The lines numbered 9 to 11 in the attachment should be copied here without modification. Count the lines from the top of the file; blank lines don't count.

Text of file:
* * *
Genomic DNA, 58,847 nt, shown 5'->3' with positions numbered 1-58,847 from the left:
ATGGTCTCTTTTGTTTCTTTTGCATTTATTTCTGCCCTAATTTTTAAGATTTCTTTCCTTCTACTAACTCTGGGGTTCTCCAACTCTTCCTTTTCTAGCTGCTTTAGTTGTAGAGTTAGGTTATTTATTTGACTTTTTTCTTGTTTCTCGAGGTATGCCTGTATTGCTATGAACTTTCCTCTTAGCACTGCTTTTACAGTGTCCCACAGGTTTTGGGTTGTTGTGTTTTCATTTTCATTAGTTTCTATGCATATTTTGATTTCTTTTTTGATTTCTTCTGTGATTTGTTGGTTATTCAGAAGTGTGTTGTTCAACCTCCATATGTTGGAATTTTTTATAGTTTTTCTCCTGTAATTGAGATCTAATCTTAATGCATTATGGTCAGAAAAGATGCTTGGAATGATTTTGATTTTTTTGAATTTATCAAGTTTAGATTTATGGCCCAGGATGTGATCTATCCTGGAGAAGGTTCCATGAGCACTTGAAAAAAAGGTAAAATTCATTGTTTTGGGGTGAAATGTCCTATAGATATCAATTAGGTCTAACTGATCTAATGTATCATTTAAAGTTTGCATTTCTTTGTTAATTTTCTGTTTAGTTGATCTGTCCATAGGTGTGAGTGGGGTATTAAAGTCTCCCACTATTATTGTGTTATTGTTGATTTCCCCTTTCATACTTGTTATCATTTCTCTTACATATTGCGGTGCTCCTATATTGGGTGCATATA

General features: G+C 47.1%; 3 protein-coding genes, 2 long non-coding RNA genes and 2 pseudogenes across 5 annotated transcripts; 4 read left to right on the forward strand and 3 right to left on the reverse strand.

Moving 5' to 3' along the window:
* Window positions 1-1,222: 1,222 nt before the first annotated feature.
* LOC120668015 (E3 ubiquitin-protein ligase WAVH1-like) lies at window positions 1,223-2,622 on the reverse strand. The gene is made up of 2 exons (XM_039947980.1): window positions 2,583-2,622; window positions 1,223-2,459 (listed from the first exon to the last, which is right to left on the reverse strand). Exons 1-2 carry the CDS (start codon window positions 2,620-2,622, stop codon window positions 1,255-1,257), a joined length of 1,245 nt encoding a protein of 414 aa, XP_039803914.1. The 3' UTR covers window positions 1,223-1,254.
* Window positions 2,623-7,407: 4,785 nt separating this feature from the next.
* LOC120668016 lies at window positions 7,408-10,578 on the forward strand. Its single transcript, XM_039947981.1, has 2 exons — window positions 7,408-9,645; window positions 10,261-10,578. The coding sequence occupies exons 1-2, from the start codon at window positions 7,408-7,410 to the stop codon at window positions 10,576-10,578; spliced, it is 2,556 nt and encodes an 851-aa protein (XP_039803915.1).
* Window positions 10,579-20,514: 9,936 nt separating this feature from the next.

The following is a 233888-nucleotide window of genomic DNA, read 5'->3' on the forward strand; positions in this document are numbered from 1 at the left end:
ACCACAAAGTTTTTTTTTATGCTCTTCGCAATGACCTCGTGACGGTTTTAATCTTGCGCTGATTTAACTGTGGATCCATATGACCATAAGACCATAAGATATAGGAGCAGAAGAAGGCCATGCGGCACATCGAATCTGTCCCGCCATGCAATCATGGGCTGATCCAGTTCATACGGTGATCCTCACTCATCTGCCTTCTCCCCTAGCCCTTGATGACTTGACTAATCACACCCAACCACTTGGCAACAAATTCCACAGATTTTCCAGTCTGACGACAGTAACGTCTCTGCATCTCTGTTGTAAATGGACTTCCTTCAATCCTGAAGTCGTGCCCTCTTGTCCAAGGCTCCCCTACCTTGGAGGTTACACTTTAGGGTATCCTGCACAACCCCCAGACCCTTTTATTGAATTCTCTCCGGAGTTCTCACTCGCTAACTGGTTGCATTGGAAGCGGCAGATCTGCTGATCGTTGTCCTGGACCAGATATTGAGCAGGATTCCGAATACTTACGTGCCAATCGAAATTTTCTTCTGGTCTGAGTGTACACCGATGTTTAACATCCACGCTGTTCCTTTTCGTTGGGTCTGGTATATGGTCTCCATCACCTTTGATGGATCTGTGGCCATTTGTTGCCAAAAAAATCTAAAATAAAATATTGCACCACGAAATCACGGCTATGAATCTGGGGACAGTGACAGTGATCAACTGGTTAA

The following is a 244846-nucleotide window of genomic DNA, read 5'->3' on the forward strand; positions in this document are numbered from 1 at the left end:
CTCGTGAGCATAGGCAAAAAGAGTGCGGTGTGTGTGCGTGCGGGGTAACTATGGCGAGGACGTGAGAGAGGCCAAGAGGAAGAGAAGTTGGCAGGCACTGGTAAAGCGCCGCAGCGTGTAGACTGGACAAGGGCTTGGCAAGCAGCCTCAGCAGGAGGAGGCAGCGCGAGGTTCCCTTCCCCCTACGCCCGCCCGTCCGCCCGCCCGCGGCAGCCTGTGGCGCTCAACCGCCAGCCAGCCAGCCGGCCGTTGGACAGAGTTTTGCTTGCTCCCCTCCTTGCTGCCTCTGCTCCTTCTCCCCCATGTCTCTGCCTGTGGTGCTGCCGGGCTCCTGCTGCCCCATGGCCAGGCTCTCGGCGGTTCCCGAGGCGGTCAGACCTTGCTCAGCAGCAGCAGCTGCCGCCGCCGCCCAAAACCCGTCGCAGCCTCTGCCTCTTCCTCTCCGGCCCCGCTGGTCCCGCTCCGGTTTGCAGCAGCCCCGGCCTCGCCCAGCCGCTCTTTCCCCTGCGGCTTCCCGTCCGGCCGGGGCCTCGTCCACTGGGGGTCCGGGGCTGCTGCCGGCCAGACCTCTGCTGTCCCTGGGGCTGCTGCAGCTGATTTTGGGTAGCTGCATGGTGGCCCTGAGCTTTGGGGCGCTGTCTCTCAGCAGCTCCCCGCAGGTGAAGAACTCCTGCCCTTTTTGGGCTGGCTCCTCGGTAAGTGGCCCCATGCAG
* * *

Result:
* Window positions 10,579-20,514: 9,936 nt separating this feature from the next.

The following is a 233888-nucleotide window of genomic DNA, read 5'->3' on the forward strand; positions in this document are numbered from 1 at the left end:
ACCACAAAGTTTTTTTTTATGCTCTTCGCAATGACCTCGTGACGGTTTTAATCTTGCGCTGATTTAACTGTGGATCCATATGACCATAAGACCATAAGATATAGGAGCAGAAGAAGGCCATGCGGCACATCGAATCTGTCCCGCCATGCAATCATGGGCTGATCCAGTTCATACGGTGATCCTCACTCATCTGCCTTCTCCCCTAGCCCTTGATGACTTGACTAATCACACCCAACCACTTGGCAACAAATTCCACAGATTTTCCAGTCTGACGACAGTAACGTCTCTGCATCTCTGTTGTAAATGGACTTCCTTCAATCCTGAAGTCGTGCCCTCTTGTCCAAGGCTCCCCTACCTTGGAGGTTACACTTTAGGGTATCCTGCACAACCCCCAGACCCTTTTATTGAATTCTCTCCGGAGTTCTCACTCGCTAACTGGTTGCATTGGAAGCGGCAGATCTGCTGATCGTTGTCCTGGACCAGATATTGAGCAGGATTCCGAATACTTACGTGCCAATCGAAATTTTCTTCTGGTCTGAGTGTACACCGATGTTTAACATCCACGCTGTTCCTTTTCGTTGGGTCTGGTATATGGTCTCCATCACCTTTGATGGATCTGTGGCCATTTGTTGCCAAAAAAATCTAAAATAAAATATTGCACCACGAAATCACGGCTATGAATCTGGGGACAGTGACAGTGATCAACTGGTTAA